Core the impetus for reconciliation

Witoubou Newmai

Making certain progress toward the understanding of the much used slogan ‘Naga reconciliation’ would also mean we should not allow the propensity to ‘truck and barter’ driven by tribal interests, that lies at the core of most endeavours, to get better of us. Whether this tribalism in our society is an atavistic impulse or a conscious calculation, either way, it requires the collective endeavour of the Naga society to dismantle it to have a true reconciliation.

 

We are not upholding the political identity ‘Naga’ as long as we embrace insipidity when it comes to addressing the challenge of tribalism. What is ‘that-supremacy-of-your-tribe’ if that is weakening the collective Naga?

 

The analogy of the chain situation put forward by the British philosopher, Thomas Reid, that “a chain is only as strong as its weakest link” has become an appropriate one for the Naga situation. The considered strong Naga chain is as strong as its weakest tribe. In short, “one poorly-designed part can cause an entire machine to fail” (anonymous).

 

It appears that many Naga people perceive the slogans of ‘Naga reconciliation’ as a vague remark of some people.

 

The endeavour of the Forum for Naga Reconciliation (FNR) toward this understanding is well appreciated. For instance, powerful and moving testimonies during an FNR programme on June 13 in Dimapur are very much those materials which will definitely soothe the hurt feelings of many people.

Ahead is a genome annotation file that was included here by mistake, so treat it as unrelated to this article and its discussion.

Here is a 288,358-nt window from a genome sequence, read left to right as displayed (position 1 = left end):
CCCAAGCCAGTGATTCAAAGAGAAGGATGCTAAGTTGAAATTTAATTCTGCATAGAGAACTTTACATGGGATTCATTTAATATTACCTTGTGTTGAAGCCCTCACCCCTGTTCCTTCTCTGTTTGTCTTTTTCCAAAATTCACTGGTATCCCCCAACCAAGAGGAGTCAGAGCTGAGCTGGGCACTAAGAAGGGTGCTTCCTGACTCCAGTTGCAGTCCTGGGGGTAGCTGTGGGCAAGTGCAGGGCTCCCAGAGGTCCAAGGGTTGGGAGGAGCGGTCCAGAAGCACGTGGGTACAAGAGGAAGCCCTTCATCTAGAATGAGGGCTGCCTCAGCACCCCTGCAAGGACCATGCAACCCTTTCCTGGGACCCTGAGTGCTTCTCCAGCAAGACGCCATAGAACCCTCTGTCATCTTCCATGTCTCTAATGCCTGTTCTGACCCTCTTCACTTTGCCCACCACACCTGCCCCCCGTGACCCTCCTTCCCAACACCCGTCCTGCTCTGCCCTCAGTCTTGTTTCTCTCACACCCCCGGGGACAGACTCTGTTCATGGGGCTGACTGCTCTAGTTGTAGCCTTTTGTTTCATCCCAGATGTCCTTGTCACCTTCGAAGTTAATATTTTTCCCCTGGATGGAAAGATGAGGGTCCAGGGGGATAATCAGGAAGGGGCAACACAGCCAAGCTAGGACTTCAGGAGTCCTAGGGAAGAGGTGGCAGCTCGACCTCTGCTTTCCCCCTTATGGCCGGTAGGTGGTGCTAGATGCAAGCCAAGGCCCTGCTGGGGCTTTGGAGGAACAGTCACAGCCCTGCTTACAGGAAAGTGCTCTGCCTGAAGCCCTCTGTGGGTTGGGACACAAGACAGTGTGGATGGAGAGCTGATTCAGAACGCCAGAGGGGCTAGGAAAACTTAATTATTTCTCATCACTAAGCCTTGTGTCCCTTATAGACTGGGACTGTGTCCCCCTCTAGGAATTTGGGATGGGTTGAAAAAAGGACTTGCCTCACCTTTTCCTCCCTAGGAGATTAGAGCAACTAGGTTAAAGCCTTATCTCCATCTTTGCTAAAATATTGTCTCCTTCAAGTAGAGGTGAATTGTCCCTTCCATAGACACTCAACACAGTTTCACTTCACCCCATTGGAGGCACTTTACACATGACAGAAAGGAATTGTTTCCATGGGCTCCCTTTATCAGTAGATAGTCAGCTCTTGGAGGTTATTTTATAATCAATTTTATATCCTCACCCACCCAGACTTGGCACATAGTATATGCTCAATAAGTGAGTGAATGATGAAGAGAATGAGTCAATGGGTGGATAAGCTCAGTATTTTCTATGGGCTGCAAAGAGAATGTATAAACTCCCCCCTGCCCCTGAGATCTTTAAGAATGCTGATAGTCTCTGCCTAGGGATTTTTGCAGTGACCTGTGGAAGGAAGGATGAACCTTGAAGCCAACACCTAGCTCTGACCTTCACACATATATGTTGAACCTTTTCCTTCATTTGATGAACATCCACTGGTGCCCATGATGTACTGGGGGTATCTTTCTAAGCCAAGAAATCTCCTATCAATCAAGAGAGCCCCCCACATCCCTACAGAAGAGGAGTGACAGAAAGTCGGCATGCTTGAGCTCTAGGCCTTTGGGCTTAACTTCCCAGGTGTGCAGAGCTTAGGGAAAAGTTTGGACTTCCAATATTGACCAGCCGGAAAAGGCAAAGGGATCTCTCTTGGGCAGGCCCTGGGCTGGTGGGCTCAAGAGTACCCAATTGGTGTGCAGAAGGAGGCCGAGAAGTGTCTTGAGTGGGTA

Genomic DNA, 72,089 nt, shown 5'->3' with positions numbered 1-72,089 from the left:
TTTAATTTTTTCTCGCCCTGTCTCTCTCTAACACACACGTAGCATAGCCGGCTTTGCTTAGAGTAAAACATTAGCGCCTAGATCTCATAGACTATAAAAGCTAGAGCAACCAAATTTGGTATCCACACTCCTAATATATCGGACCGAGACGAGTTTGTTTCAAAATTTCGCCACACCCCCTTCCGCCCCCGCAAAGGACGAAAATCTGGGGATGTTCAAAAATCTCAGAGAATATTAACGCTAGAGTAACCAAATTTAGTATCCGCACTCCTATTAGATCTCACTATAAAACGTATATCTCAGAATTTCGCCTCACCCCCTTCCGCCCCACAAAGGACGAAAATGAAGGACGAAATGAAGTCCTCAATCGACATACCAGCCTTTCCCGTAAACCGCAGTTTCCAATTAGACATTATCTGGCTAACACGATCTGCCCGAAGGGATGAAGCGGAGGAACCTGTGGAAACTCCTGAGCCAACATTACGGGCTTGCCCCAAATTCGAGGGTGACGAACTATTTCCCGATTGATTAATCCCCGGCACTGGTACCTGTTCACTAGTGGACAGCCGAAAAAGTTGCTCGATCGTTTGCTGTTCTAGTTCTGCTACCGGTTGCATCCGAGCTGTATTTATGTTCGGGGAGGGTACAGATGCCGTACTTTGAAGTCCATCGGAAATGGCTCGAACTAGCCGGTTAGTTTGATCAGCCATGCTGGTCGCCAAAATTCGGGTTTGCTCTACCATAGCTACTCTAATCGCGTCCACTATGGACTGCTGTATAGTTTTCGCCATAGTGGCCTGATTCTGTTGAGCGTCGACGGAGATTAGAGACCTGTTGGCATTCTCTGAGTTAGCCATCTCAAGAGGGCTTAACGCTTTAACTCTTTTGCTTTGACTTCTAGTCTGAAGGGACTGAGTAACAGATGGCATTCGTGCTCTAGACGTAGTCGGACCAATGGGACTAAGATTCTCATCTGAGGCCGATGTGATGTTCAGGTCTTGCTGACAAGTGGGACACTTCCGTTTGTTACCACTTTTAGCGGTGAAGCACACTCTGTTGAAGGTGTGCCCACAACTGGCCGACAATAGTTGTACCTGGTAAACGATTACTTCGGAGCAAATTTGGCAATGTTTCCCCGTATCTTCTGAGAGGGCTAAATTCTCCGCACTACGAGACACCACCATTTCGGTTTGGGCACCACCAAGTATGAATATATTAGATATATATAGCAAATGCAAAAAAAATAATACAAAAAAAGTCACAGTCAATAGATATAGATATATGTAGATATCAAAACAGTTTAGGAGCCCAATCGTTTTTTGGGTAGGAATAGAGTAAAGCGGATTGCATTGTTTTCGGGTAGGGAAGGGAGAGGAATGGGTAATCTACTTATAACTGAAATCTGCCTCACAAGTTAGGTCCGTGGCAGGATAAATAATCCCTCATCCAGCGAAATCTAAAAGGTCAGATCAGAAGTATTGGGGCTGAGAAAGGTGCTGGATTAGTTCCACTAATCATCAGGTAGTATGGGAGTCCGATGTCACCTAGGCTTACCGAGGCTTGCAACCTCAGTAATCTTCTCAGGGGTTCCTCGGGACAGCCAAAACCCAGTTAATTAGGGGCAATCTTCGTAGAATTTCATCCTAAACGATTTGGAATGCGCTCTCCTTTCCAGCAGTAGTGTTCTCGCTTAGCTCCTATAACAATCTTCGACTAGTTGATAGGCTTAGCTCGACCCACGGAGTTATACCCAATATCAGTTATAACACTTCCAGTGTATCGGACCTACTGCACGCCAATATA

Sharing her story in the programme, a survivor of violence by the name of Khetoli said, “I have forgiven the killers of my husband.” She also narrated that her husband was killed by “our own people” but unequivocally declared that she, along with her children, has been praying all these years for God to forgive her husband’s killers.

 

Visasier Kevichusa, a man whose father was killed when he was still in school in 1992, said, “At the funeral, my father’s elder brother Khrielie Kevichusa said, ‘We as a family forgive those who have done this.’” The same message was delivered when similar family tragedy struck again in 1996. “For me, to forgive means while I embrace the pain, and even the anger, I also refuse to partner with hate, the longing for vengeance, or the desire to see the perpetrators suffer. Forgiveness looks like never bringing up the same issue in the future to accuse or demand revenge,” Visasier illuminated.

 

He further said he had come to a realisation that, “To live with unforgiveness is to choose to live in a prison even though I have the key to my freedom” and living with unforgiveness “is like drinking poison and hoping my enemy will die.”

 

Also sharing her thought, Rev. Dr. Ellen Konyak Jamir said, “There is the need to reason together, to address the unspeakable traumas of our past, to listen, to understand, to work out our differences, to strengthen our bond, and to restore relationships individually as well as collectively.”

 

Such momentous lived experiences and stories give much impetus toward the endeavour for Naga reconciliation. It is prudent for everyone to see that no hiccups crop up in the endeavour toward the understanding of the Naga reconciliation.